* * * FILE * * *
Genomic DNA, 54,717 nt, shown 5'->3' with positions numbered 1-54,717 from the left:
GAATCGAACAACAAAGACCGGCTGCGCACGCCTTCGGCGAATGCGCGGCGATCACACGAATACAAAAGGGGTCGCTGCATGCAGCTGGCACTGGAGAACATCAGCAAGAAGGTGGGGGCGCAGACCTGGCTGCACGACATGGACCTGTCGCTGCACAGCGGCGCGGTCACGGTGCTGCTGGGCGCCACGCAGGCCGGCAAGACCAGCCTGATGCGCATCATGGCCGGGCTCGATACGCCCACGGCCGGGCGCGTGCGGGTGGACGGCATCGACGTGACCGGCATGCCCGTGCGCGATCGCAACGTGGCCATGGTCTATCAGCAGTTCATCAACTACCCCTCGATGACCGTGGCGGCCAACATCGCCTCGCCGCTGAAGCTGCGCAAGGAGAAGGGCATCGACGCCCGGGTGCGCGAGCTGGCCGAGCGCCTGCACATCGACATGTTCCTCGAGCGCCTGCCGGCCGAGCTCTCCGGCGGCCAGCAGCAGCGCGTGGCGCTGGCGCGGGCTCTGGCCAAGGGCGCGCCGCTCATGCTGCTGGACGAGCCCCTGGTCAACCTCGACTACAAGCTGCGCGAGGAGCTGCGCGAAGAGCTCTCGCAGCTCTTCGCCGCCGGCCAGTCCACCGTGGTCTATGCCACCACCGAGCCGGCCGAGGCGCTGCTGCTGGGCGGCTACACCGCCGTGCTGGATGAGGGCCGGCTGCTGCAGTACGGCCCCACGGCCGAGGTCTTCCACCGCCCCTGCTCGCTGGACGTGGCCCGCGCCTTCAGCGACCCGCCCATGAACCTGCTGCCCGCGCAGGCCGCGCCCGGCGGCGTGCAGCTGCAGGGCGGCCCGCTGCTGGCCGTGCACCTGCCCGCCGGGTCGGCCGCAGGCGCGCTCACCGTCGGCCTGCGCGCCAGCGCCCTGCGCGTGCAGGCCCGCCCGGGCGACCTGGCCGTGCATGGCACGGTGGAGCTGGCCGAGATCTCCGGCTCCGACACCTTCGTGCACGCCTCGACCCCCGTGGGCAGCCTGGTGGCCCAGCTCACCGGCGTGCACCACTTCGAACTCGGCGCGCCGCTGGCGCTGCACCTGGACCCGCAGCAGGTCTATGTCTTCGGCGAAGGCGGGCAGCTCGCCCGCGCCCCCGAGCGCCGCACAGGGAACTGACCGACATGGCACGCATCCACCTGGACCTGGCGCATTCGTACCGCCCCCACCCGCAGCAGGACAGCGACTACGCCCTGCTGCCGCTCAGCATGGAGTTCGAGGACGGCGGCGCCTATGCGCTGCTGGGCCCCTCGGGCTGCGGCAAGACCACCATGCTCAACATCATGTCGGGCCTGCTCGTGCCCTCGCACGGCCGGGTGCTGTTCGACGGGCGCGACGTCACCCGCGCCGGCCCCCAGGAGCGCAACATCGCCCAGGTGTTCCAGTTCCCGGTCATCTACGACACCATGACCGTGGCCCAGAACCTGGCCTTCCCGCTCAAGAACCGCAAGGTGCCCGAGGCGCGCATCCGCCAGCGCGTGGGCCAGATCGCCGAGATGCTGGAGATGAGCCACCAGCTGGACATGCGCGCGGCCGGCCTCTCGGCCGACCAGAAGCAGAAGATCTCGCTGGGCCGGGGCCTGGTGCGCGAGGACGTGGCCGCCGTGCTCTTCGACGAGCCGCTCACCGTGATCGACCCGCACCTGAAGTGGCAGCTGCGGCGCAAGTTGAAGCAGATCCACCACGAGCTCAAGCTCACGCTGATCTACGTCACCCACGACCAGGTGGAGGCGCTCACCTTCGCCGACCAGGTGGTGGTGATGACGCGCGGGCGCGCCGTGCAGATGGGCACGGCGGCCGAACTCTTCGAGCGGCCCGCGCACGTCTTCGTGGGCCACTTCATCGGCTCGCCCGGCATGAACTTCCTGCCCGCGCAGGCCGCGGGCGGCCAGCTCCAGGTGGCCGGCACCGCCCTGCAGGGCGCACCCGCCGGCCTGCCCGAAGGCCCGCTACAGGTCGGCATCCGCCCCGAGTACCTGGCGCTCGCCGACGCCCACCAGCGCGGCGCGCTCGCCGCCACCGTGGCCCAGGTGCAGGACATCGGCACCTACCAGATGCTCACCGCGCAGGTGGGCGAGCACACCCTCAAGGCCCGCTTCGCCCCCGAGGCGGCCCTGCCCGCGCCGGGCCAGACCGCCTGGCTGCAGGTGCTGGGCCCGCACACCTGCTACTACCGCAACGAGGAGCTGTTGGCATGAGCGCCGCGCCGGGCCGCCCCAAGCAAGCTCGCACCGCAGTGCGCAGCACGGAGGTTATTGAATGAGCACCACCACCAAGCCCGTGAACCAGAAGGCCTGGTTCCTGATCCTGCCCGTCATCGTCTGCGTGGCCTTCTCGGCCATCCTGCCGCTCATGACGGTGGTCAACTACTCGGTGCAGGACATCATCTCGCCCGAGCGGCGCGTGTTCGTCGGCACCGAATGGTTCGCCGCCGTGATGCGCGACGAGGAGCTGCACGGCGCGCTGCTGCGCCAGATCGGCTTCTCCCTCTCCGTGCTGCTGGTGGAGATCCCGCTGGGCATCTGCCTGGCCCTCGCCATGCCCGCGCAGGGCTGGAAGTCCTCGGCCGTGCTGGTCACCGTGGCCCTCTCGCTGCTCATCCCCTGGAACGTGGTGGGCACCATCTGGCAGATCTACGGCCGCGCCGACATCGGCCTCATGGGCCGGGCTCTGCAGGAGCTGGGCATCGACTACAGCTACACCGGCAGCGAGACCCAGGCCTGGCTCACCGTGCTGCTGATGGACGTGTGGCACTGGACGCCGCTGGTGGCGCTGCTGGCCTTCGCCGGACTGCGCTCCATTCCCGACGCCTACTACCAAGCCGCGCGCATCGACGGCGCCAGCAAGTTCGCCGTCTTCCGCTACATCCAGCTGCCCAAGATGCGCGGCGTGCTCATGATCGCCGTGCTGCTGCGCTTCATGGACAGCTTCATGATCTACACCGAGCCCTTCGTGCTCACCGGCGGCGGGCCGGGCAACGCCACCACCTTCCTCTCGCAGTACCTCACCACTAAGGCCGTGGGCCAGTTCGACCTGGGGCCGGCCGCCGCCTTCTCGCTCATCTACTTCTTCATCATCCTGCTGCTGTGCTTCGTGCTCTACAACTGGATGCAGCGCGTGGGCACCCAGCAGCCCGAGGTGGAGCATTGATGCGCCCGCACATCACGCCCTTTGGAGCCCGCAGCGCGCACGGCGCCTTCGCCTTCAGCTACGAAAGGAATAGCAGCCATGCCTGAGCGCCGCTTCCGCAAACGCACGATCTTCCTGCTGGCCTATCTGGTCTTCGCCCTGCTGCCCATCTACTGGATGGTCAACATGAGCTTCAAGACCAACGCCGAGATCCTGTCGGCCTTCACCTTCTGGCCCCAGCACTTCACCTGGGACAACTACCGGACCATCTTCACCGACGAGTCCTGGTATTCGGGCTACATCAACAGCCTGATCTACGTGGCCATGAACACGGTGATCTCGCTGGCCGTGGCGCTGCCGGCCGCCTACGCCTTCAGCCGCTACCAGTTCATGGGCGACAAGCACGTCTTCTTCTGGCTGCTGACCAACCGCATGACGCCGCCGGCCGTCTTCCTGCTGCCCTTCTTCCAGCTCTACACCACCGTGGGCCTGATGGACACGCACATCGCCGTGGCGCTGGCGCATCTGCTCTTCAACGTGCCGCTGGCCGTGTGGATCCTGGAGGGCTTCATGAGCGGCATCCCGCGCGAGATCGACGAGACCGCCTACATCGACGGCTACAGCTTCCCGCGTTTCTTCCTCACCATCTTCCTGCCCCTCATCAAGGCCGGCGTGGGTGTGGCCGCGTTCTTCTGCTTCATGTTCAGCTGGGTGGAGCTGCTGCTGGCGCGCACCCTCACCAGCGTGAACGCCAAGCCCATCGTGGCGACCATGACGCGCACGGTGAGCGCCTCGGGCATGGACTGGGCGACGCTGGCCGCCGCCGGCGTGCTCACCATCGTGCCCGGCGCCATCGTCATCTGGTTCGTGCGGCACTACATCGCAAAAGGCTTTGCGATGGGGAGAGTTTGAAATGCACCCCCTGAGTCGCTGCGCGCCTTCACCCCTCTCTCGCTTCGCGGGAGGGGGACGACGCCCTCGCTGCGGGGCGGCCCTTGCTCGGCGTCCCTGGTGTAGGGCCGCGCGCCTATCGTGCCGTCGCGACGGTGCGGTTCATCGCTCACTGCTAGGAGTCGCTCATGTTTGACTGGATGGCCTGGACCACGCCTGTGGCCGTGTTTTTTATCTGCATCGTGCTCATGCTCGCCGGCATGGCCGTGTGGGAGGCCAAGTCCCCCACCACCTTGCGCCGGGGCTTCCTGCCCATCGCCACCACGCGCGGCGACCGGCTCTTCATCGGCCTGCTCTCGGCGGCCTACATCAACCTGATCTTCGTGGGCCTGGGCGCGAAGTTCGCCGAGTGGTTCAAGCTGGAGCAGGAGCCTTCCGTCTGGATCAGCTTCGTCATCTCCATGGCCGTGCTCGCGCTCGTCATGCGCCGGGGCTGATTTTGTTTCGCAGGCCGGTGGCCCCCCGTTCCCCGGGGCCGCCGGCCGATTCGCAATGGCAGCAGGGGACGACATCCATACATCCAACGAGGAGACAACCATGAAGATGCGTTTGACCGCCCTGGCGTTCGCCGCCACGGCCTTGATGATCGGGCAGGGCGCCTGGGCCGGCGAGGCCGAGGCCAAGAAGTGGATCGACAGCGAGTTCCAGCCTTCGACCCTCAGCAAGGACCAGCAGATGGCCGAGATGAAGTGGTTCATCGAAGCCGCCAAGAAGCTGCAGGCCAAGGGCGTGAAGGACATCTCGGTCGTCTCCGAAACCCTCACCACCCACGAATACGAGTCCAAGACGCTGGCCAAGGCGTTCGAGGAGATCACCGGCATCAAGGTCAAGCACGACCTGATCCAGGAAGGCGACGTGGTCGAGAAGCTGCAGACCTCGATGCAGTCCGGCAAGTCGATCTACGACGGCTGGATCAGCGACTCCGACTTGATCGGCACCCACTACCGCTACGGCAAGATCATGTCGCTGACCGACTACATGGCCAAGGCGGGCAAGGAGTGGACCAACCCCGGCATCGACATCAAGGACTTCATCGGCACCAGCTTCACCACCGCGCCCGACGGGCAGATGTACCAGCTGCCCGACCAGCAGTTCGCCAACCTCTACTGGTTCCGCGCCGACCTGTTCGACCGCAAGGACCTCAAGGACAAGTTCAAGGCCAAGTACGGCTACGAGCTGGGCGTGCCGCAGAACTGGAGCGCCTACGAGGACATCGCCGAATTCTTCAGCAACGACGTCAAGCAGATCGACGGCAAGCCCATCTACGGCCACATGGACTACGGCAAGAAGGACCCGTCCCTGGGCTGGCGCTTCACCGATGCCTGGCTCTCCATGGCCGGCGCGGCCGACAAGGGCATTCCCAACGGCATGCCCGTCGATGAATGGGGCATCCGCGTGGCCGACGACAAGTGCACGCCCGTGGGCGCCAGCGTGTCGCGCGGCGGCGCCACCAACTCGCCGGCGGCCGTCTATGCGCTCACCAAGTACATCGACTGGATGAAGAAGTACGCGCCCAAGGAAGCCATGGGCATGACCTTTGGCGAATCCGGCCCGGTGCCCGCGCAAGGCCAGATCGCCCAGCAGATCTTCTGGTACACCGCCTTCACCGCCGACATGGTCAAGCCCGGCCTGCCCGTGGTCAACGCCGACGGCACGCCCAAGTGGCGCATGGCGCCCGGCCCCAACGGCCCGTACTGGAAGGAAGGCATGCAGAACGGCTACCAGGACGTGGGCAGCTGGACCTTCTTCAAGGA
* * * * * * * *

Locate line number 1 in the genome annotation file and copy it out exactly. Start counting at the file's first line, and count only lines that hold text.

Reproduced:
Genomic DNA, 54,717 nt, shown 5'->3' with positions numbered 1-54,717 from the left: